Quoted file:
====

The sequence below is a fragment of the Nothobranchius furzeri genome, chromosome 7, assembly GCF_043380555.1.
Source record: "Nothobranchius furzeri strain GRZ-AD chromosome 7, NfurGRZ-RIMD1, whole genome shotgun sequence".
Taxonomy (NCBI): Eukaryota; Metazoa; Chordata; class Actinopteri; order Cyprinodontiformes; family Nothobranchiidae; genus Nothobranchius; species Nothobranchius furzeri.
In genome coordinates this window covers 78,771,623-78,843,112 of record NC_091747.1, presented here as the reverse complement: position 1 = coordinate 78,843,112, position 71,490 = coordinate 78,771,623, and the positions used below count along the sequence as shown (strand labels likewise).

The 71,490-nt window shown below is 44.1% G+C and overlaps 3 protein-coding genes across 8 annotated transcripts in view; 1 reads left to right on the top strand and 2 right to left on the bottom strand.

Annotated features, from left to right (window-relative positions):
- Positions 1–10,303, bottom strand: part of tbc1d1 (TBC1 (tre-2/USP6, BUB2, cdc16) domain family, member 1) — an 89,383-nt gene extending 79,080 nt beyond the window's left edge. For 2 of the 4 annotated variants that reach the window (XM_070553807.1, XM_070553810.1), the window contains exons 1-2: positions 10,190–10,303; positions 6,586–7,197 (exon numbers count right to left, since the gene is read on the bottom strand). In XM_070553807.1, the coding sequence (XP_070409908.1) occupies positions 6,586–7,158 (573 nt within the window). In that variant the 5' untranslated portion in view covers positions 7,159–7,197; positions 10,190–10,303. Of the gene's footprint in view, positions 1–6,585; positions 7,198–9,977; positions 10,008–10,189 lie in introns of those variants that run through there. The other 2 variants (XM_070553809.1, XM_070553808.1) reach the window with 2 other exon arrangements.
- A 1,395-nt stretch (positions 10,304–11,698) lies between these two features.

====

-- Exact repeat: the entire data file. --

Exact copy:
The sequence below is a fragment of the Nothobranchius furzeri genome, chromosome 7, assembly GCF_043380555.1.
Source record: "Nothobranchius furzeri strain GRZ-AD chromosome 7, NfurGRZ-RIMD1, whole genome shotgun sequence".
Taxonomy (NCBI): Eukaryota; Metazoa; Chordata; class Actinopteri; order Cyprinodontiformes; family Nothobranchiidae; genus Nothobranchius; species Nothobranchius furzeri.
In genome coordinates this window covers 78,771,623-78,843,112 of record NC_091747.1, presented here as the reverse complement: position 1 = coordinate 78,843,112, position 71,490 = coordinate 78,771,623, and the positions used below count along the sequence as shown (strand labels likewise).

The 71,490-nt window shown below is 44.1% G+C and overlaps 3 protein-coding genes across 8 annotated transcripts in view; 1 reads left to right on the top strand and 2 right to left on the bottom strand.

Annotated features, from left to right (window-relative positions):
- Positions 1–10,303, bottom strand: part of tbc1d1 (TBC1 (tre-2/USP6, BUB2, cdc16) domain family, member 1) — an 89,383-nt gene extending 79,080 nt beyond the window's left edge. For 2 of the 4 annotated variants that reach the window (XM_070553807.1, XM_070553810.1), the window contains exons 1-2: positions 10,190–10,303; positions 6,586–7,197 (exon numbers count right to left, since the gene is read on the bottom strand). In XM_070553807.1, the coding sequence (XP_070409908.1) occupies positions 6,586–7,158 (573 nt within the window). In that variant the 5' untranslated portion in view covers positions 7,159–7,197; positions 10,190–10,303. Of the gene's footprint in view, positions 1–6,585; positions 7,198–9,977; positions 10,008–10,189 lie in introns of those variants that run through there. The other 2 variants (XM_070553809.1, XM_070553808.1) reach the window with 2 other exon arrangements.
- A 1,395-nt stretch (positions 10,304–11,698) lies between these two features.